Monday, April 7, 2014

Given the partial success of lawyer Joe Groia’s appeal of his misconduct finding, the Law Society Tribunal’s appeal division has ordered no costs on the appeal and decided to reduce the costs a hearing panel had originally ordered him to pay.

An appeal panel reduced Groia’s suspension to one month from two months last year after finding faults with a hearing panel decision that found him guilty of misconduct related to incivility in 2012.

“In its submission, the law society concedes that, since success on the appeal was divided, it is reasonable that no costs should be ordered,” wrote appeal panel chairwoman Linda Rothstein.

“Mr. Groia does not seek costs of the appeal and agrees that the appropriate disposition is that no costs of the appeal be ordered.”

Groia also challenged the $245,000 cost award made by the hearing panel. He argued the law society’s claim of abuse of process had unnecessarily lengthened the hearing. In the alternative, he asked for a 40-per-cent cost reduction.

In the end, the appeal panel decided to reduce the cost award against Groia to $200,000.

Bereskin & Parr LLP co-founding partner Daniel Bereskin has been inducted into Intellectual Asset Management magazine’s intellectual property hall of fame, the law firm announced.

Bereskin is the first inductee from a Canadian law firm or organization, according to Bereskin & Parr.

“Isaac Newton, one of the most influential scientists in history, humbly observed: ‘If I have seen further it is by standing on the shoulders of giants.’ Likewise, we IP practitioners benefit immensely from the knowledge, wisdom, and experience of others, such as the distinguished members of the IP Hall of Fame, of whom I feel deeply honoured now to be a small part,” said Bereskin.

Five paralegals will join Convocation following elections that wrapped up last week.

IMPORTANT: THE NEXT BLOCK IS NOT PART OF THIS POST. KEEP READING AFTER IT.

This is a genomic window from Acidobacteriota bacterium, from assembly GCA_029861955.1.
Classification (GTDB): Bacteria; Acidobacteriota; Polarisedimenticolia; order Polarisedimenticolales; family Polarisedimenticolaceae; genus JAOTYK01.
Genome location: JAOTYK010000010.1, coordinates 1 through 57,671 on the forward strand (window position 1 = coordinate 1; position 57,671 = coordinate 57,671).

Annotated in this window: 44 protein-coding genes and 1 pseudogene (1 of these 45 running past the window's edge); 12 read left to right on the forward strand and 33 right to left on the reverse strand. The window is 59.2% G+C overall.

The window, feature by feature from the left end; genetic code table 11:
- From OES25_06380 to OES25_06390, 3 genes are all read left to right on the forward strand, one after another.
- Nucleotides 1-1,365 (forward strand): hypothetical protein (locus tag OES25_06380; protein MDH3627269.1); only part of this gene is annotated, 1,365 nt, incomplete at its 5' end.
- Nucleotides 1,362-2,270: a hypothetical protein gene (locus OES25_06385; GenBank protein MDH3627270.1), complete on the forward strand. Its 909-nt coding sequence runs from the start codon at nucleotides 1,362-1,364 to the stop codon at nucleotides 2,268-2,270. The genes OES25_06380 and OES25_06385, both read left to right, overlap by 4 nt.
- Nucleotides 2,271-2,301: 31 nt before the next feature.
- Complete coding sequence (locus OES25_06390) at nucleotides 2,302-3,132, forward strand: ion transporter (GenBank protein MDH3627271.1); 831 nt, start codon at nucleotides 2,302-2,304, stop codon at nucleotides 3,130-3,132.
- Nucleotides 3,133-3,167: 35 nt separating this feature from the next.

The five new benchers are Robert Burd, Cathy Corsetti, Brian Lawrie, Michelle Haigh, and Marian Lippa.
“Convocation is pleased to welcome the five elected paralegal benchers,” said Law Society of Upper Canada Treasurer Thomas Conway.

“Their participation at Convocation will enhance the governance of the profession.”

This was the second paralegal election in Ontario since the law society started regulating paralegals in 2007.

A Call to Action Canada is hosting a conference on diversity in the legal profession in May.

The conference will feature keynote speaker Clint Davis, vice president of aboriginal banking at TD Bank Group.

Other speakers include Anita Anand, a professor of law at the University of Toronto, and Cognition LLP director of client services Jacqueline Dinsmore.

The conference will take place on May 13 at the Sheraton Hotel in Toronto.

The results of the latest Law Times online poll are in.

According to the poll, 86 per cent of respondents feel the federal government shouldn’t attempt to reappoint Federal Court of Appeal Justice Marc Nadon to the Supreme Court of Canada.

In a historic decision, the Supreme Court found Nadon didn’t meet the eligibility criteria to fill one of the three seats on the bench reserved for judges from Quebec. At one point, the government hedged on what it would do in response. But Prime Minister Stephen Harper later said the government would respect the spirit of the court’s ruling.

The culmination of a number of issues currently affecting Ontario law students has led to a new coalition of law school student governments from across the province.

Student leaders met on March 15 at Queen’s University to ratify the new organization, the Law Students’ Society of Ontario.

“There are a number of issues coming to a head right now that touch on student issues within the profession and within legal education that require us to concert our efforts with a little bit more organization and develop a more unified position,” says Douglas Judson, president of the new organization and a third-year Osgoode Hall Law School student. “Speaking in our different silos, we aren’t being heard with the same consistency and with the same impact that we could be if we work together on some of these common-interest issues.”

The organization identified the following priorities at its recent inaugural meeting:
• Raise awareness about the consequences of rising tuition costs.
• Lobby for changes to the Law Society of Upper Canada’s recent licensing fee increase for new law school graduates.
• Monitor the LSUC’s new law practice program.
• Advocate for inclusive, representative law schools.
Four lawyers have joined the partnership at Norton Rose Fulbright Canada LLP’s Toronto office.

They four are among 14 new partners at the firm’s offices in Canada and Latin America.

Michael Bunn, Madeleine Loewenberg, Louisa Pontrelli, and Kristin Wall are the new partners in Toronto.

“Congratulations to our new partners and our new counsel. We are very proud of them and the tremendous job they do for our clients,” said John Coleman, Norton Rose Fulbright’s managing partner for Canada.

“They are outstanding lawyers who demonstrate once again our ability to hire and retain the best and brightest legal talent. Welcome to the partnership.”

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